At a breast cancer survivor’s annual conference, there is a workshop that is usually held which contains the phrase “the new normal.”
I’ve always hated the concept.
In essence, the new normal is finding what is now going to be normal for you post-cancer and you are guaranteed is nothing like who you were before cancer. In other words, you will never get your old self back; get over it.
Of course, the truth is no one is ever the same after any major life change: childbirth, the loss of a loved one, marriage, divorce. Sometimes, you don’t realize the change right away — it just grows on you over time. Other times, it happens unexpectedly and overnight and you are certain never to go back.
Having cancer — particularly breast cancer and cancers of the reproductive organs (in my humble opinion) — is like a combination of all those events. You mourn the loss of body parts, of the ability to do things most people take for granted and of your hopes and dreams. You experience physical, emotional and spiritual pain. You have fear and anxiety. Even if you have the “easiest” breast cancer experience (whatever that means), you will take a ride on a runaway train through all of these feelings.
They don’t tell you about the new normal when you are diagnosed. They let you cling to this idea that you are going to get treated and move on, looking back at the year you had cancer as some terrible, but short-lived, inconvenience. They never once mentioned life as you knew it is over. They let you deal with treatment, first, then explain it later when you ask when you can expect your eyelashes to get back to normal, your neuropathy to go away or the fear to disappear. (Answers: probably never, maybe never and never, but it will get better with time.)
I could (and might) write a whole book about how not to fight this process of starting over. I’m an expert at that fight. It’s exhausting and pointless, but, damn, I’m good at it! Over time, I’ve learned to roll with the punches (I would highly recommend that approach to living). I am obsessed with the idea of writing one’s own story — figuratively — and, since we write our own stories, how plot twists are simply something we must work with, but the story still goes on.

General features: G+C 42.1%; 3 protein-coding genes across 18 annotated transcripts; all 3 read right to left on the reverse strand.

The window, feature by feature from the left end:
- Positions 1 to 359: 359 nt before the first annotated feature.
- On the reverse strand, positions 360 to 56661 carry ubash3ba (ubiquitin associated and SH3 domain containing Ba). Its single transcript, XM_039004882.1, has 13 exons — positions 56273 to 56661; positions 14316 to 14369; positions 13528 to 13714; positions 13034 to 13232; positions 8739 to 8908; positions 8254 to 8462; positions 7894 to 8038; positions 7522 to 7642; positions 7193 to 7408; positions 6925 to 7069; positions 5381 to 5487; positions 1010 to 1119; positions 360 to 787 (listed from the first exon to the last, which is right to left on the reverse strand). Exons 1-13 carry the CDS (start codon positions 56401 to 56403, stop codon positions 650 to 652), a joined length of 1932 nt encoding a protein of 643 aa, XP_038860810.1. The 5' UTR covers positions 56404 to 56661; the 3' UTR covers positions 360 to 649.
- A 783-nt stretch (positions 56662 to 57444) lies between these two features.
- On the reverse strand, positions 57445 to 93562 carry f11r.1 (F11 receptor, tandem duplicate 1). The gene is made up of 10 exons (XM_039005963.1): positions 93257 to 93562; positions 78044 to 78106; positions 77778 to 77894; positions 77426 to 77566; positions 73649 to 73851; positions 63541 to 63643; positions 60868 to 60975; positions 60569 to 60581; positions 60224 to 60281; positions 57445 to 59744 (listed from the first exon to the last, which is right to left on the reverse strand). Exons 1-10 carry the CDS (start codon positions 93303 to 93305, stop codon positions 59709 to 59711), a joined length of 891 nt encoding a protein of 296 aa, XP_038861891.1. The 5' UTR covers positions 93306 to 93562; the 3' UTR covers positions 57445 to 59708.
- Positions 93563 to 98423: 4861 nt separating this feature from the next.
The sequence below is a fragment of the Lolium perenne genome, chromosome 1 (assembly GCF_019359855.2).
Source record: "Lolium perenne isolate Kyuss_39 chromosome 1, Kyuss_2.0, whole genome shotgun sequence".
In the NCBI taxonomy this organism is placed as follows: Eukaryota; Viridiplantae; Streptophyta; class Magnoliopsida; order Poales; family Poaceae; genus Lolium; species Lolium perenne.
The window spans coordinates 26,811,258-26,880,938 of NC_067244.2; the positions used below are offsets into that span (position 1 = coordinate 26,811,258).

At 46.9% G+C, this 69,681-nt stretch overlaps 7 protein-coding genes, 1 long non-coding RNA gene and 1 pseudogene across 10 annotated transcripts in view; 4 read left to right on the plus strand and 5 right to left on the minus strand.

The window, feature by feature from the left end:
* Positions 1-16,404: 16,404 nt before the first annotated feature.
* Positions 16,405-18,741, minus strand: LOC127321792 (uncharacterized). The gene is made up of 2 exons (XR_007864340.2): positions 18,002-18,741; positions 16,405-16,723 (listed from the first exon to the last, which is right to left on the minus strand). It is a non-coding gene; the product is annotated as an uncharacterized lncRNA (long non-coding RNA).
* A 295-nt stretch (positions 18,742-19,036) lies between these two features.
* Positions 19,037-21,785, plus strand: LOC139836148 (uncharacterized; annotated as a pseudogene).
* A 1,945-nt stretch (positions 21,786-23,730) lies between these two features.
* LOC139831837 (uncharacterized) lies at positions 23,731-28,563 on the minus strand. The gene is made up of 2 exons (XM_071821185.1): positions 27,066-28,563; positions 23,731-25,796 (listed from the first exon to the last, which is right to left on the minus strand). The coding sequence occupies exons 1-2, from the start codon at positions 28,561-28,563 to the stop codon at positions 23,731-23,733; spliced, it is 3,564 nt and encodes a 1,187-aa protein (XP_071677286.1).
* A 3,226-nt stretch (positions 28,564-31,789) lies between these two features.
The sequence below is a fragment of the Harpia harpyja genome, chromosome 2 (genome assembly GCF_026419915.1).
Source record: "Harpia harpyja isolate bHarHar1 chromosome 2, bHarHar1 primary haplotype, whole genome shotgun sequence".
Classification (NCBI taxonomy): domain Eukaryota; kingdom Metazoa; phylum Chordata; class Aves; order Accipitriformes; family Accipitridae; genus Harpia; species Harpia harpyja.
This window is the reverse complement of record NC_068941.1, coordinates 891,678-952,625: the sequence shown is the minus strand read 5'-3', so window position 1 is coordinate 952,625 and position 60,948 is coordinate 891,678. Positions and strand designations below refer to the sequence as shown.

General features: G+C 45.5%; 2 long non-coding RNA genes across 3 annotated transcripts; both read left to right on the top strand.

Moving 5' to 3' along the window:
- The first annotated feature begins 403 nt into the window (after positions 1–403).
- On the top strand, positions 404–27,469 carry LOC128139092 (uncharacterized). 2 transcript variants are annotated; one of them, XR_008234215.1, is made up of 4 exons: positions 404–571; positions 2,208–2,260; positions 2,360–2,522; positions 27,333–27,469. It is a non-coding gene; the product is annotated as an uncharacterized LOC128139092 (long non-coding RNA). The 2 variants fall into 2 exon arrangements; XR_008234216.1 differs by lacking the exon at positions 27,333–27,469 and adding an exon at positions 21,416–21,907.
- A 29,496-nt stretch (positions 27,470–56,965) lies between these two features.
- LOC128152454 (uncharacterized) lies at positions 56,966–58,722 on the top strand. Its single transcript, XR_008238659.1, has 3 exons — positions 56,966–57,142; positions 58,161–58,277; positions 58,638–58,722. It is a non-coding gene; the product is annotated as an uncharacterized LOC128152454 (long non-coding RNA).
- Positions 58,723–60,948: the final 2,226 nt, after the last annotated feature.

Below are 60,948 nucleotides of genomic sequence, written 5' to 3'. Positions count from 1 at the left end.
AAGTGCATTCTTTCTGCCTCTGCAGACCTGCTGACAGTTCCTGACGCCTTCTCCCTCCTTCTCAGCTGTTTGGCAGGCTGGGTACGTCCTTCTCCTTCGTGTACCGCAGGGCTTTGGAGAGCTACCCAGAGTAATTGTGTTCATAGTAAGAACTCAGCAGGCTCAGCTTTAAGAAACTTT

I’ve written my own story many times. I truly think it gets better every time. As my insights and understanding of what happened to me grows, the story gets better.
I’m struggling now, though, with writing the story of my body. While I have learned to write a new story for love, loss and happiness, I have not adjusted to the “new normal” that is my physical limitations. I absolutely yearn for stable health, yet it seems entirely out of my reach.
For about two years after I had chemo, I reached a state of health that I was really happy with. I felt better than ever — perhaps better than I had in years. I had a lot of hope that with the health and fitness regimen I was doing, I would just continue to get better. Then, it stopped. I started to decline and last year had the recurrence, among other things.
It’s very hard for me to adjust my expectations of what my body should be able to do down to the level of what it can do. Where just a short time ago, I could work in my yard, alone, all day, and look back over my accomplishments with pride, now, I can barely manage a 20 minute stretch. I feel like I’ve “done something” if I do light work for 45 minutes out of a day.
Everything in my life is deteriorating (or perhaps it already has reached maximum deterioration) due to my physical limitations and it’s so stressful knowing that’s why — and the stress only adds to the problem. I know what I should be able to do. I know what people expect of a woman my age. And it just doesn’t work that way. I wish it did. But it doesn’t.